ME 333 Suggested Final Projects
Revision as of 00:47, 27 January 2009
Students working on the projects listed below may begin their work right away, upon approval. Students wishing to propose their own project must write a proposal of approximately 3-5 pages, with at least one drawing (hand drawing OK) showing the whole device, a paragraph or two discussing the overall function and goal of the project, as well as discussions of the sensors and actuators you will use, the computation, and the mechanical design. Although you do not have to have worked out all the details, the proposal should show that you've thought about how the whole project will work. It can be a fun whimsical project, or it can solve a practical problem. Your project should creatively use simple sensors and actuation, but your proposal should be beyond simply applying what we do in lab. Previous projects are a good indicator of what's possible. Your proposal must also include milestones to be met during week 8.
Your final project cannot be a robot for DC.
Projects will be judged on functionality (does it do what it's supposed to do? does it serve a useful function?), reliability (does it do it every time?), ambitiousness (is the problem challenging? did you contribute a new capability to the wiki?), and aesthetic appeal (is it packaged nicely? is it pleasing to watch or fun to interact with?).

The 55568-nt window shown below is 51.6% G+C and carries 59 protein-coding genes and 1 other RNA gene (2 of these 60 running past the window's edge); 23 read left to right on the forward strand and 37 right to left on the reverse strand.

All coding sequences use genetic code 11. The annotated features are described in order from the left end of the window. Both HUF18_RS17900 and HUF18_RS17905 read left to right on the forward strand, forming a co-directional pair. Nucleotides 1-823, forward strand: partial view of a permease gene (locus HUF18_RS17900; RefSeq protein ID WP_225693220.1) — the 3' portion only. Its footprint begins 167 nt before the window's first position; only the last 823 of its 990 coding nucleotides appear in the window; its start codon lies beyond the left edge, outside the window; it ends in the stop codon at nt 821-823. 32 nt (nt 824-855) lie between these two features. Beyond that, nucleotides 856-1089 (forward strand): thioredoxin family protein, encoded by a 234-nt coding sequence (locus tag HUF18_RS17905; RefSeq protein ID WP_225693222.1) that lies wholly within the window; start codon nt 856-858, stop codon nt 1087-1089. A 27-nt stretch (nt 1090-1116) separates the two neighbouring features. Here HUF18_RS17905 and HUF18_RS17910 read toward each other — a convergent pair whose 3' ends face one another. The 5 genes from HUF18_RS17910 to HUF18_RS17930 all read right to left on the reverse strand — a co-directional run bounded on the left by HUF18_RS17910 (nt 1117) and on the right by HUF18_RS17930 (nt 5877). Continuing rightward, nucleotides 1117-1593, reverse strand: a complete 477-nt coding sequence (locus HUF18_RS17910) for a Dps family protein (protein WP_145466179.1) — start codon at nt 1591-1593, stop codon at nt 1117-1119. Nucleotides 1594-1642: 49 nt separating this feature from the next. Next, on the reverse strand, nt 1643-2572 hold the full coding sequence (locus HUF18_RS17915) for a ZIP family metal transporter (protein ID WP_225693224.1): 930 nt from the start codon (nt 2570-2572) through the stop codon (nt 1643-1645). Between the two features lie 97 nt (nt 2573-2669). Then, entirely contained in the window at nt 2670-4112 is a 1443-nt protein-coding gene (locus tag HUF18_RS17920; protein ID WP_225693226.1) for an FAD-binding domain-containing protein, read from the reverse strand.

Make a planar puppet actuated by strings pulled by robot arms out of view of the viewer. The robot arms could be actuated by RC servos. Week 8 milestone: Demonstrate controlled 2-DOF motion.
Moving Fish Refuge
(Client: Prof. Malcolm MacIver.) The weakly electric knifefish often prefers to hide in tight spaces rather than to swim in the open. See this video of this fish attempting to stay hidden in a tube as it is moved back and forth. Prof. MacIver would like to build a tube that can move under computer control, at different angles (other than purely horizontally), to see what motions of the tube the fish will track. You will build a 1-DOF prismatic device that slides a tube back and forth, and design a mechanism so that the angle of the tube can be changed relative to the linear slide. Week 8 milestone: Demonstrate controlled motion of a carriage along a linear rail using either a stepper motor or a motor and encoder.